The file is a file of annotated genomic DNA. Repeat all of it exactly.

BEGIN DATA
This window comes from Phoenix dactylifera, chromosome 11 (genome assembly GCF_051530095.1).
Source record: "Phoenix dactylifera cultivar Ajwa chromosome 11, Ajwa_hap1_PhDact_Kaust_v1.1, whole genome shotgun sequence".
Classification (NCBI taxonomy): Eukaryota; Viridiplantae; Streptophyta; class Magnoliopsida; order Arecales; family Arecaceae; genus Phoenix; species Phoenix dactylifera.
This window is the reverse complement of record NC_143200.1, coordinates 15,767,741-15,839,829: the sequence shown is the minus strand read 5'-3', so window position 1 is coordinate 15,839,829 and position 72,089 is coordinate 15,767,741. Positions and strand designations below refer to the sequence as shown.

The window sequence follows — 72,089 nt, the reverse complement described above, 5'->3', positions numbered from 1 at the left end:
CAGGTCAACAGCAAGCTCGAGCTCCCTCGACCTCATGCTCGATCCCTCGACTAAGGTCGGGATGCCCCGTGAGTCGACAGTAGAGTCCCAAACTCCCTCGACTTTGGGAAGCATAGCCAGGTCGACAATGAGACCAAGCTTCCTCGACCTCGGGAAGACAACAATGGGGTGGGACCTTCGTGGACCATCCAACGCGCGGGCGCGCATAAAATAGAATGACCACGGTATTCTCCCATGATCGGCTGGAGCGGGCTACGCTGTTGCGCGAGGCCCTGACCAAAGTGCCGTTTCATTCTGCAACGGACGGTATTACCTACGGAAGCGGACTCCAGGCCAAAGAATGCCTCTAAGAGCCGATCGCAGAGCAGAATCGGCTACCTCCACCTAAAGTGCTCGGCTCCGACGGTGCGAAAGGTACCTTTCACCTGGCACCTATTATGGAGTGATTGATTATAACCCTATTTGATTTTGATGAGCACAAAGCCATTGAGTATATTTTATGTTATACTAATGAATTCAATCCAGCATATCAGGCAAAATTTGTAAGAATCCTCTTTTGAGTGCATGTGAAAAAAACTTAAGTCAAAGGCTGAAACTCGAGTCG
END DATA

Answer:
This window comes from Phoenix dactylifera, chromosome 11 (genome assembly GCF_051530095.1).
Source record: "Phoenix dactylifera cultivar Ajwa chromosome 11, Ajwa_hap1_PhDact_Kaust_v1.1, whole genome shotgun sequence".
Classification (NCBI taxonomy): Eukaryota; Viridiplantae; Streptophyta; class Magnoliopsida; order Arecales; family Arecaceae; genus Phoenix; species Phoenix dactylifera.
This window is the reverse complement of record NC_143200.1, coordinates 15,767,741-15,839,829: the sequence shown is the minus strand read 5'-3', so window position 1 is coordinate 15,839,829 and position 72,089 is coordinate 15,767,741. Positions and strand designations below refer to the sequence as shown.

The window sequence follows — 72,089 nt, the reverse complement described above, 5'->3', positions numbered from 1 at the left end:
CAGGTCAACAGCAAGCTCGAGCTCCCTCGACCTCATGCTCGATCCCTCGACTAAGGTCGGGATGCCCCGTGAGTCGACAGTAGAGTCCCAAACTCCCTCGACTTTGGGAAGCATAGCCAGGTCGACAATGAGACCAAGCTTCCTCGACCTCGGGAAGACAACAATGGGGTGGGACCTTCGTGGACCATCCAACGCGCGGGCGCGCATAAAATAGAATGACCACGGTATTCTCCCATGATCGGCTGGAGCGGGCTACGCTGTTGCGCGAGGCCCTGACCAAAGTGCCGTTTCATTCTGCAACGGACGGTATTACCTACGGAAGCGGACTCCAGGCCAAAGAATGCCTCTAAGAGCCGATCGCAGAGCAGAATCGGCTACCTCCACCTAAAGTGCTCGGCTCCGACGGTGCGAAAGGTACCTTTCACCTGGCACCTATTATGGAGTGATTGATTATAACCCTATTTGATTTTGATGAGCACAAAGCCATTGAGTATATTTTATGTTATACTAATGAATTCAATCCAGCATATCAGGCAAAATTTGTAAGAATCCTCTTTTGAGTGCATGTGAAAAAAACTTAAGTCAAAGGCTGAAACTCGAGTCG